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March 31, 2014
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Published quarterly, Research Notes offers exclusive, in-depth analysis from NMHC's research team on topics of special interest to apartment industry professionals, from the demographics behind apartment demand to effect of changing economic conditions on the multifamily industry.
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Questions or comments on Research Notes should be directed to Mark Obrinsky, NMHC's Senior Vice President of Research and Chief Economist, at mobrinsky@nmhc.org or 202/974-2329.

Apartments Versus Schools Redux

In this era of tight budgets, local governments have to be mindful of potential additional costs to public services. Many local governments’ finances suffered significant deterioration as a result of the recent economic downturn. Income and sales tax revenue fell as jobs and spending declined, while the bursting of the house price bubble took a toll on property tax collections.

However, often these budgetary concerns are unjustly leveraged to slow new development, including apartments. One of the enduring obstacles thrown at apartment developers in many local jurisdictions is this assumption: A new apartment property will bring in too many children and overburden the local school district. But the facts are otherwise.

An earlier Research Notes (July 2002) illustrated this, but more recent and more detailed data allow us to update this earlier analysis. The overall conclusion is the same: The average number of children in apartments is less than the average for single-family dwellings (both owned and rented). The difference is even greater for recently built homes.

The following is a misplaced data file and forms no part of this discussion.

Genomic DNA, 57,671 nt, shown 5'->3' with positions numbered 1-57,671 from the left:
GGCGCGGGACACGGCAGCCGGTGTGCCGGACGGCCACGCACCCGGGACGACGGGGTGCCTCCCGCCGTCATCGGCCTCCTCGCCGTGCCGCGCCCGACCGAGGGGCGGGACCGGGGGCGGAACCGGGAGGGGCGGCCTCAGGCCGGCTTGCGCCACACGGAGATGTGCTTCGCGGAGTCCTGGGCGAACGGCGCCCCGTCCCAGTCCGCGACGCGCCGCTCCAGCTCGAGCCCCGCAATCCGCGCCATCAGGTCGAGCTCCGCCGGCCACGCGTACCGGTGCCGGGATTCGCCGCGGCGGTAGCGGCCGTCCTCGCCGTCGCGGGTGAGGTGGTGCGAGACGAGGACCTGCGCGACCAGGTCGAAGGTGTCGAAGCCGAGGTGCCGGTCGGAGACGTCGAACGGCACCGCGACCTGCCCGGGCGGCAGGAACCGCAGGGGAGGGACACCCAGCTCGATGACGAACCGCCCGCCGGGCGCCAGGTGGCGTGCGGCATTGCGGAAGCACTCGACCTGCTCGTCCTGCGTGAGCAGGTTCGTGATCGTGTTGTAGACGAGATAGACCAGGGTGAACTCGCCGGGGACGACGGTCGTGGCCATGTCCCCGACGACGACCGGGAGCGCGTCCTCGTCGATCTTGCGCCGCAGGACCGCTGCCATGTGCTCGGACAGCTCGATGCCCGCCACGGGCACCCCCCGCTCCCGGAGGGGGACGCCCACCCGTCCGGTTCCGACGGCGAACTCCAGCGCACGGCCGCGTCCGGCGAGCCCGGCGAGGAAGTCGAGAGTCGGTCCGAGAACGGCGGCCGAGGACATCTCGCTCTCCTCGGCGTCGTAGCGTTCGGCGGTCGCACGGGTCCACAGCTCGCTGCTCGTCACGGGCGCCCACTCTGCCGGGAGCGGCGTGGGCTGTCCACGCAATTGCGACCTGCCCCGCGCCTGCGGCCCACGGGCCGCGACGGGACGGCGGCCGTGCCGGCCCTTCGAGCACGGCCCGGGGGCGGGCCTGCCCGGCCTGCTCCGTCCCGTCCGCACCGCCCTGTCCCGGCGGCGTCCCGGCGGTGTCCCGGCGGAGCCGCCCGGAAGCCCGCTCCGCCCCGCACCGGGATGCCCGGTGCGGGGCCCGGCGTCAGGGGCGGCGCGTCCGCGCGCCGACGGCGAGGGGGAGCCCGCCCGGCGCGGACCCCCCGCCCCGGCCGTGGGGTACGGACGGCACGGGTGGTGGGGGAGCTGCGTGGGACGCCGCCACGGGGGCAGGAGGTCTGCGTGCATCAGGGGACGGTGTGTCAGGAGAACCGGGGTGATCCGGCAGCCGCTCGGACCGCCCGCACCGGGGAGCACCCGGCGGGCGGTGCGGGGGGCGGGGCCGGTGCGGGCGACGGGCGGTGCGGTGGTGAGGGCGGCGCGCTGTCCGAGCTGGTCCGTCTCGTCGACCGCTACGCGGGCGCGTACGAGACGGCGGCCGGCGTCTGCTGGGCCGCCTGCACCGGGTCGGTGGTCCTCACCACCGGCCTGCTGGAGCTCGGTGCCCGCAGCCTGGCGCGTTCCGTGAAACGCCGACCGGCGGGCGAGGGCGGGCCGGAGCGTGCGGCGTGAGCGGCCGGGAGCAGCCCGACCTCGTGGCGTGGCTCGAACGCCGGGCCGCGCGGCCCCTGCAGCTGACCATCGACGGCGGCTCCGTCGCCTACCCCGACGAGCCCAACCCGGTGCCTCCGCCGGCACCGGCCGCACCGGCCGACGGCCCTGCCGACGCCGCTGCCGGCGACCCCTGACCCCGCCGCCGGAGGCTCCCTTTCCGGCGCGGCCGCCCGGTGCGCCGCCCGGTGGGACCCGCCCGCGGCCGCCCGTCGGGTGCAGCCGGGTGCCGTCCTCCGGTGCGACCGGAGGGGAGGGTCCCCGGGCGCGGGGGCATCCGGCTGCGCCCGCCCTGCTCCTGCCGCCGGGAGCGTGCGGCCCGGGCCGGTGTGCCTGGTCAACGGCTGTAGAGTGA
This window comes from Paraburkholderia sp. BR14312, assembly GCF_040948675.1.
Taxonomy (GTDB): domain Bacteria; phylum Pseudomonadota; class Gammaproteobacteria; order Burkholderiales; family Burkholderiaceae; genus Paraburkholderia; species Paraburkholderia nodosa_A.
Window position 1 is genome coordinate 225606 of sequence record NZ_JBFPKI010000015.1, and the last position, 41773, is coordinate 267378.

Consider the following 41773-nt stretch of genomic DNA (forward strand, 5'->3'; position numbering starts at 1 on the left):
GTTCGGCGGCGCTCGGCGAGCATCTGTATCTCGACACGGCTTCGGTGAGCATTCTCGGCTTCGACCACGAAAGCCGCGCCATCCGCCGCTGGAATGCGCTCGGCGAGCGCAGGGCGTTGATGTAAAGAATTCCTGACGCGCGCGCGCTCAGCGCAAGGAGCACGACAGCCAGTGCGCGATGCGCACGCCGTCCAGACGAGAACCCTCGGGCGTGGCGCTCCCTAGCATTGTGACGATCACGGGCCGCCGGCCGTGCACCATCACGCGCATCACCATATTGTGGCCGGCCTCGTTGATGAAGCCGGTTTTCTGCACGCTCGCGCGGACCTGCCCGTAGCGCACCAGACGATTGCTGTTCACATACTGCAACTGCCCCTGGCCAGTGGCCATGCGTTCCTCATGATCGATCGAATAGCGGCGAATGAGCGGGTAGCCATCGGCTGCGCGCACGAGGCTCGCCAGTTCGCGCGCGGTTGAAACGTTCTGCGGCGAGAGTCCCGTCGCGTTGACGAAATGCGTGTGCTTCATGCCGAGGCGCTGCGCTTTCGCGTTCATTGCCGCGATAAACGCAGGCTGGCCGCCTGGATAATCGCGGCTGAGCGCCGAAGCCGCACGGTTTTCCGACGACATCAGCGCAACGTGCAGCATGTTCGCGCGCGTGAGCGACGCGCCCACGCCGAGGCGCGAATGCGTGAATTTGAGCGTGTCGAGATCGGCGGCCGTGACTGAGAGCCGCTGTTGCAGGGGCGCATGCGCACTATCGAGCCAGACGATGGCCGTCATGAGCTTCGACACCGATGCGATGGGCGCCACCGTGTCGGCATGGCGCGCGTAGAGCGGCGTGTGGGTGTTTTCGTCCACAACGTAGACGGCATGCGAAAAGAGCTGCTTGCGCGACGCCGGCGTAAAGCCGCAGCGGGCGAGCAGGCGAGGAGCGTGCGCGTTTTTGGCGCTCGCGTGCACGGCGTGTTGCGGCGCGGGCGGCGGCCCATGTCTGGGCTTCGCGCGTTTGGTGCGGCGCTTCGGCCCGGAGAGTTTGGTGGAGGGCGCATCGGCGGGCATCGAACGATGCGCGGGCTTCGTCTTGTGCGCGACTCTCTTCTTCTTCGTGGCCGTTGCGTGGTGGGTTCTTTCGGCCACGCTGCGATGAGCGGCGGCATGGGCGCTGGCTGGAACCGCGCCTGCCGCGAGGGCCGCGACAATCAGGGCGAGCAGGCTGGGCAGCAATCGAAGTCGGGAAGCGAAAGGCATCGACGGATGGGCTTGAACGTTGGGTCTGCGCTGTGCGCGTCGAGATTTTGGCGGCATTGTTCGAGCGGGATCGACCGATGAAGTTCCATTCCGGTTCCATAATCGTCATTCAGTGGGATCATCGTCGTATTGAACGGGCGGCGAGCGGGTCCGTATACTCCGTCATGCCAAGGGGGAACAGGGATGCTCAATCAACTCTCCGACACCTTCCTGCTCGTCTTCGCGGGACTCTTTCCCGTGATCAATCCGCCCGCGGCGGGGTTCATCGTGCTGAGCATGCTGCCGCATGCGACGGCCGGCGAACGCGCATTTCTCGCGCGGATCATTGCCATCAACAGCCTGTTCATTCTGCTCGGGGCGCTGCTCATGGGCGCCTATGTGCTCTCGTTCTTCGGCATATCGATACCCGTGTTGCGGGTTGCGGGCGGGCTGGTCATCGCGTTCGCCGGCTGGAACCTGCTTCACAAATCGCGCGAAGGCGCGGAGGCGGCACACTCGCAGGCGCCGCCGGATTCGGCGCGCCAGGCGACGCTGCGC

What’s more, apartments are taxed at a higher rate than single-family homes, thereby contributing more to local government coffers. Given this information, this overburdening argument appears to have much more to do with biases against both renting versus owning and compact development, community misperception about the economic and social value of apartments, density fears and not-in-my-back-yard (NIMBY) movements than with effective local fiscal planning.

Background

Apartment developers often face obstacles beyond just development and construction costs or financing. In many parts of the country, there are both formal and, more commonly, informal barriers to the construction of new multifamily residences. (Multifamily for-sale developers often face similar barriers as well, though typically to a lesser extent.) These barriers take many forms, including municipal bans on new multifamily development, lack of permit approval without explanation, height restrictions that make multifamily projects unfeasible and vocal neighborhood opposition.

Often this opposition is based on claims that apartments will bring in many schoolchildren and that the local government cannot afford to educate these incoming children. Demographic trends, however, suggest something quite different.

Declining birth rates and increased longevity have reduced the share of children (defined here as those under 18 years of age) in the population; from a high of more than 40 percent in 1900, the percentage of children in the population has slipped to a low of 23 percent. Similarly, the number of households with children has also undergone a long-running decline from a baby boom-driven postwar high of 49 percent in 1957 to under 29 percent today.

Together, these facts show that there are more people than ever to share the costs of primary and secondary education for the nation’s children who, at the same time, have a shrinking share in the nation’s demographic makeup. 

Households with Children

The number of children under 18 years of age is almost 74 million, higher than at any time before 2006 (and only marginally lower than the 2009 high). They are not spread proportionately among different kinds of housing units, however. For example, single-family rentals house the households with the most children while condo owners are the least likely to have children.